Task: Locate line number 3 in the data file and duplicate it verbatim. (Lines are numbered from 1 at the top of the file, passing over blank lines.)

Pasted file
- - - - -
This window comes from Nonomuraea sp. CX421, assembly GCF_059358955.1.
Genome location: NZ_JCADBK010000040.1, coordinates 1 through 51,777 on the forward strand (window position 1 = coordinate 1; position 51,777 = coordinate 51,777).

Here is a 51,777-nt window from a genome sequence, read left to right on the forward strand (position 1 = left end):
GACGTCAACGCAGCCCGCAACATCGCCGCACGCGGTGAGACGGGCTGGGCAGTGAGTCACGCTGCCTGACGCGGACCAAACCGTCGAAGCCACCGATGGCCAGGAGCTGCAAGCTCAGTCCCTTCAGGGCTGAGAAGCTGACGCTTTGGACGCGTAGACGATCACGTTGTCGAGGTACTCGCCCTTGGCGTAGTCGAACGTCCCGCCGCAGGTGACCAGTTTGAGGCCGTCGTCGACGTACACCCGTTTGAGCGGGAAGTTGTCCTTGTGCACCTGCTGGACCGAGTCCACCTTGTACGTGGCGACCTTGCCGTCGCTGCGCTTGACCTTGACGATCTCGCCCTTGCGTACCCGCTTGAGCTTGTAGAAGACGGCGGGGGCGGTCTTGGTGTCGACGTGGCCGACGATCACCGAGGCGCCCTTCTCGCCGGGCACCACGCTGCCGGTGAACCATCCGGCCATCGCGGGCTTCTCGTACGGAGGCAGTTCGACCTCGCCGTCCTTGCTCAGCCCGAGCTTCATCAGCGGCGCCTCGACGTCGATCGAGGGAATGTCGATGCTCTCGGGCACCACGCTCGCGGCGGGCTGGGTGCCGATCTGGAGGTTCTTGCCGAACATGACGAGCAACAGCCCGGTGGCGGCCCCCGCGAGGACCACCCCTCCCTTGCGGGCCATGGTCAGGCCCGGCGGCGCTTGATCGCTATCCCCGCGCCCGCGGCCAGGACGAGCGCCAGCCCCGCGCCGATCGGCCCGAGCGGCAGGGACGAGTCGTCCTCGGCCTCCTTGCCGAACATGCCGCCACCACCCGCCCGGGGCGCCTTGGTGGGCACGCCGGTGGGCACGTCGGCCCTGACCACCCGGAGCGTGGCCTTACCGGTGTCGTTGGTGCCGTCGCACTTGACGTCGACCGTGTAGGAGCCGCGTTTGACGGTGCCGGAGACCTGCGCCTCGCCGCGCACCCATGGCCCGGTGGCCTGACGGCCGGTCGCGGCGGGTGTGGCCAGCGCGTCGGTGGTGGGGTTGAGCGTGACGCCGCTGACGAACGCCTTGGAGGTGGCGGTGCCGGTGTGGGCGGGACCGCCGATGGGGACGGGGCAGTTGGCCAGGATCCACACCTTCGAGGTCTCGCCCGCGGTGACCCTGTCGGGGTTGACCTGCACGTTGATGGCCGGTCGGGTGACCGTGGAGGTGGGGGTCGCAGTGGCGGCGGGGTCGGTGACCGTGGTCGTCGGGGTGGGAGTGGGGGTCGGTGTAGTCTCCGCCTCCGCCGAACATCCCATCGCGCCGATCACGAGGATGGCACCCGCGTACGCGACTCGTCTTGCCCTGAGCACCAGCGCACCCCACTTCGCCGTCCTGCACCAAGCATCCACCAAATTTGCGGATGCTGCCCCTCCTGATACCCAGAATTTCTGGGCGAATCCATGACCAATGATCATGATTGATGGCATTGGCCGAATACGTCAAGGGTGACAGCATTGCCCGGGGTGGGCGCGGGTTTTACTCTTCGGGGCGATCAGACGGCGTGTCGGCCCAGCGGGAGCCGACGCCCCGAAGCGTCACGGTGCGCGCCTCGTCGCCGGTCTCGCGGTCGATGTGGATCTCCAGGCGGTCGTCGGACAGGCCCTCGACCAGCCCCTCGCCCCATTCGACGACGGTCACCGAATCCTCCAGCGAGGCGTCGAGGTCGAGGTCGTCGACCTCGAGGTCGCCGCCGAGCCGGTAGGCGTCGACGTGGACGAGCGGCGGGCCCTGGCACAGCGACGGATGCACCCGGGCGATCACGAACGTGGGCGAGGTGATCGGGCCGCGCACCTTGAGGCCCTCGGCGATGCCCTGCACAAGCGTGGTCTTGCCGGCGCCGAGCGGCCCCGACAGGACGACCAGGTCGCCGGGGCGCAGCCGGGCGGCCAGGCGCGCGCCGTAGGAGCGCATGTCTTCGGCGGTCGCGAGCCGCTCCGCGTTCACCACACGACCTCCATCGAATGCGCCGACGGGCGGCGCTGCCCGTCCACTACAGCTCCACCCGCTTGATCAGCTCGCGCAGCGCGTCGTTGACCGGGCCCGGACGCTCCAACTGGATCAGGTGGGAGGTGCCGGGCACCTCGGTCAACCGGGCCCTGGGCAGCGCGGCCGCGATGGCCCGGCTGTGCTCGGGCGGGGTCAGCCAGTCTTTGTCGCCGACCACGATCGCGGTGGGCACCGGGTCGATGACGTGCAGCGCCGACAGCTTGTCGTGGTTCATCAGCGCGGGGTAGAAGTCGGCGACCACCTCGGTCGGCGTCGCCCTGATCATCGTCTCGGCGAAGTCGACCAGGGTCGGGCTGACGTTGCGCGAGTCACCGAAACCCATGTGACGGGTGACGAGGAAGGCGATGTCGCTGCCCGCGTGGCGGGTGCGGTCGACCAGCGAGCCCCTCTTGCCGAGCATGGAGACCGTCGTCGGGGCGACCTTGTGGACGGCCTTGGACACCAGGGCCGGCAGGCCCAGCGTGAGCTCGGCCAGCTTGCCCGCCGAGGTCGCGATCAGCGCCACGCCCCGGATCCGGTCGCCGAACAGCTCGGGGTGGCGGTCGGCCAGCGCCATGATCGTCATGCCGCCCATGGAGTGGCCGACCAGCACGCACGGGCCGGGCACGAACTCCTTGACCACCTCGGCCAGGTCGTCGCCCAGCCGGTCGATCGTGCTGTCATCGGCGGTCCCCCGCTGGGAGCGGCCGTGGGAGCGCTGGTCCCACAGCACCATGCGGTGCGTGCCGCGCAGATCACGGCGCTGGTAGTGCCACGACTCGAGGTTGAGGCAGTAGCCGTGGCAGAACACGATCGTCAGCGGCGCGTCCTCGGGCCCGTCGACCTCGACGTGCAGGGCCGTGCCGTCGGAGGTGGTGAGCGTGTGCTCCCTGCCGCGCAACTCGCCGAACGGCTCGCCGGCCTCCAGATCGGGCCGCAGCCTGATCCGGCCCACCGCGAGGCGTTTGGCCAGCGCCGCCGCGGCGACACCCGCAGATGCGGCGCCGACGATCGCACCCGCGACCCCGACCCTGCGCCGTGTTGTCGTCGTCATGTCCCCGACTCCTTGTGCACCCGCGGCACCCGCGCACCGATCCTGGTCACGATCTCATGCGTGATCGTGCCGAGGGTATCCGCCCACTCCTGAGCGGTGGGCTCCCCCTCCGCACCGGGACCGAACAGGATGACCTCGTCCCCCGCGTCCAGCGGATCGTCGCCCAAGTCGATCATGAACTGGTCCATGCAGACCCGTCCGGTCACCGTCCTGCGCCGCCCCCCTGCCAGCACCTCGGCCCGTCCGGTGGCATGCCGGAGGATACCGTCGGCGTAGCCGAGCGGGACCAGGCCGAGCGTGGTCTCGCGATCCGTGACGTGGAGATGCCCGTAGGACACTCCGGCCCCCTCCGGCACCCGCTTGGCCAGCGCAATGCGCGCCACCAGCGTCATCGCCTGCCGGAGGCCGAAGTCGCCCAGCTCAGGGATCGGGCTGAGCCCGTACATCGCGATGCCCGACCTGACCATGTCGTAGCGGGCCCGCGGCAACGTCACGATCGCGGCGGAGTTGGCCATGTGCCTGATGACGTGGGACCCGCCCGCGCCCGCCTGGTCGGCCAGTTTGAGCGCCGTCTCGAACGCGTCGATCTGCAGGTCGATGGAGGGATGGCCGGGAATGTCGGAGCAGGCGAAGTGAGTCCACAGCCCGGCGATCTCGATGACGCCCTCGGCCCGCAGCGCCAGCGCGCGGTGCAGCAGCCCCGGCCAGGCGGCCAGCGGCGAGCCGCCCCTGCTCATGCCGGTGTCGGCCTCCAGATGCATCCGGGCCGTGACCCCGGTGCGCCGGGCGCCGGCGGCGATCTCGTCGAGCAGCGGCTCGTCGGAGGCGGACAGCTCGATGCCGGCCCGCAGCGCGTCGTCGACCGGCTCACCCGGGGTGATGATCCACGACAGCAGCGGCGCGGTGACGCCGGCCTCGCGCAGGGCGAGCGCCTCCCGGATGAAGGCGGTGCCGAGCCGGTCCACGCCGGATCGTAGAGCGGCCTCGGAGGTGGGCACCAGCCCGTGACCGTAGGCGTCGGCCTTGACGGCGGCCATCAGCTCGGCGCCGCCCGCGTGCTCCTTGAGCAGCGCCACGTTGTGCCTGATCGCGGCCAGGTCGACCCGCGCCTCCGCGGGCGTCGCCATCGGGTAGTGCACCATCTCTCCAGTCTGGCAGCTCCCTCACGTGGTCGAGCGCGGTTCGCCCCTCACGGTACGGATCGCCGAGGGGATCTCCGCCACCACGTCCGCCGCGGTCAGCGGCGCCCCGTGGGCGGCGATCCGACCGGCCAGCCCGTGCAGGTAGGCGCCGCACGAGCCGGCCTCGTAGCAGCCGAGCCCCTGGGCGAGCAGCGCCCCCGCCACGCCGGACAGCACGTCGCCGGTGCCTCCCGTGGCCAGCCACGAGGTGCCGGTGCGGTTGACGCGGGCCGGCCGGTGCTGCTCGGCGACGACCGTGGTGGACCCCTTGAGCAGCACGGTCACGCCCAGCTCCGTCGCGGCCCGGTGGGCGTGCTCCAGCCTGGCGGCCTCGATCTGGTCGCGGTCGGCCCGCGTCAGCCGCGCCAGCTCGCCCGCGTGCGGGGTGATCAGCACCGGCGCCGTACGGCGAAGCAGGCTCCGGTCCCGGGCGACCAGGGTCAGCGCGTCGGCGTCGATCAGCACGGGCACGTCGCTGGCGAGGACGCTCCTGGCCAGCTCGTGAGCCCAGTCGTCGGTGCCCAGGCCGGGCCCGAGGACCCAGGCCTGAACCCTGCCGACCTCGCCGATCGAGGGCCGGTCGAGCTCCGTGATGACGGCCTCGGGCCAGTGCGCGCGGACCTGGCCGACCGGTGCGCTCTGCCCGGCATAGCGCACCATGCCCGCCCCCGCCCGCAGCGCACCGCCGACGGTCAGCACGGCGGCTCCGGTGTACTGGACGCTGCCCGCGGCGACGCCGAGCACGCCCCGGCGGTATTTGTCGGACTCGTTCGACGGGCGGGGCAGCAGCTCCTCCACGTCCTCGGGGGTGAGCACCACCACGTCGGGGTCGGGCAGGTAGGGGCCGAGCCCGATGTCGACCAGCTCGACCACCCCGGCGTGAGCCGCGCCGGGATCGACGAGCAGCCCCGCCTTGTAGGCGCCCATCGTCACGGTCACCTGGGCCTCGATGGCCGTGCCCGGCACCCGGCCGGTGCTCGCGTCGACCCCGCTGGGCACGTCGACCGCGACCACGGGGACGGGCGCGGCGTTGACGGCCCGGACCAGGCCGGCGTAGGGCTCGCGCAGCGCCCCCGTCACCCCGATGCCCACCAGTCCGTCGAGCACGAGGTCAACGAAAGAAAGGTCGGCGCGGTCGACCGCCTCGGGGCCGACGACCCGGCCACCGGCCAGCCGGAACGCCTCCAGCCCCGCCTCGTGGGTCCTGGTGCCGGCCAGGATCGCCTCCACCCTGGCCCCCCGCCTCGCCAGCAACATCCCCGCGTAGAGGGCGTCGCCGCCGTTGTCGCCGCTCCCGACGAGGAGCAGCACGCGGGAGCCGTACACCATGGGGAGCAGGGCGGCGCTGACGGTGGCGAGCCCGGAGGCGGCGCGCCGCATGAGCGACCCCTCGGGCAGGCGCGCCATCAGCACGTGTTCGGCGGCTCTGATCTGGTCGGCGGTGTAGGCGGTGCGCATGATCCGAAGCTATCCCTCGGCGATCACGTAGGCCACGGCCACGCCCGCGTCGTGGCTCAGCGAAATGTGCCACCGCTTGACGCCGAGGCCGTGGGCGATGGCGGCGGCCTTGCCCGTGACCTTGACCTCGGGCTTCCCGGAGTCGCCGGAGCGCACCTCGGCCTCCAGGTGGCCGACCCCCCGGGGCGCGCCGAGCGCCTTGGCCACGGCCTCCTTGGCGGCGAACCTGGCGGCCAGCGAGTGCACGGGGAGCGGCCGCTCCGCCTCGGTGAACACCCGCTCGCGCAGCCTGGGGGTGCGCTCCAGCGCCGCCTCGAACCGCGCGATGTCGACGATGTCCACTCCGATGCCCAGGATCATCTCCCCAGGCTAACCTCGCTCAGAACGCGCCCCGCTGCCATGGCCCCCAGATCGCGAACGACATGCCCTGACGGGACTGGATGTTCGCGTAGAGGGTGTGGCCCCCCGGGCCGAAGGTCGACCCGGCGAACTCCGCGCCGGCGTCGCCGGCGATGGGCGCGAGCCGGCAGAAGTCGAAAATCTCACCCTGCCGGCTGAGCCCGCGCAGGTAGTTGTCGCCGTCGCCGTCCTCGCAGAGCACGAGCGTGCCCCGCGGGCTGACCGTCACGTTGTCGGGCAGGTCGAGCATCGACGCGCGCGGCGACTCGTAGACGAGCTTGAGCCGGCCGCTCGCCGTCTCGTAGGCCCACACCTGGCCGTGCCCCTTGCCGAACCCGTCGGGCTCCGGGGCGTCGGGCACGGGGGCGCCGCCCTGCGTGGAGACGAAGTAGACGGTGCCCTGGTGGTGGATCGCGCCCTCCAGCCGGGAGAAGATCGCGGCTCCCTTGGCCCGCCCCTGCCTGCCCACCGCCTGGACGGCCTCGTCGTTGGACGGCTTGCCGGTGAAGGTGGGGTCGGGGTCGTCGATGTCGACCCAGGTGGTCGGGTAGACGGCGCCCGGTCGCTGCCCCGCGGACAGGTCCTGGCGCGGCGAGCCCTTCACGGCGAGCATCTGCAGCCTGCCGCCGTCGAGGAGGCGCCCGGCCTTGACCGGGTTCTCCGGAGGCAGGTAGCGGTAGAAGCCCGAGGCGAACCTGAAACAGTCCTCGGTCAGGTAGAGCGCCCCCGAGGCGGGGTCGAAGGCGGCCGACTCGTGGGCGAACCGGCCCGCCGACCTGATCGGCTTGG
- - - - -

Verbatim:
Here is a 51,777-nt window from a genome sequence, read left to right on the forward strand (position 1 = left end):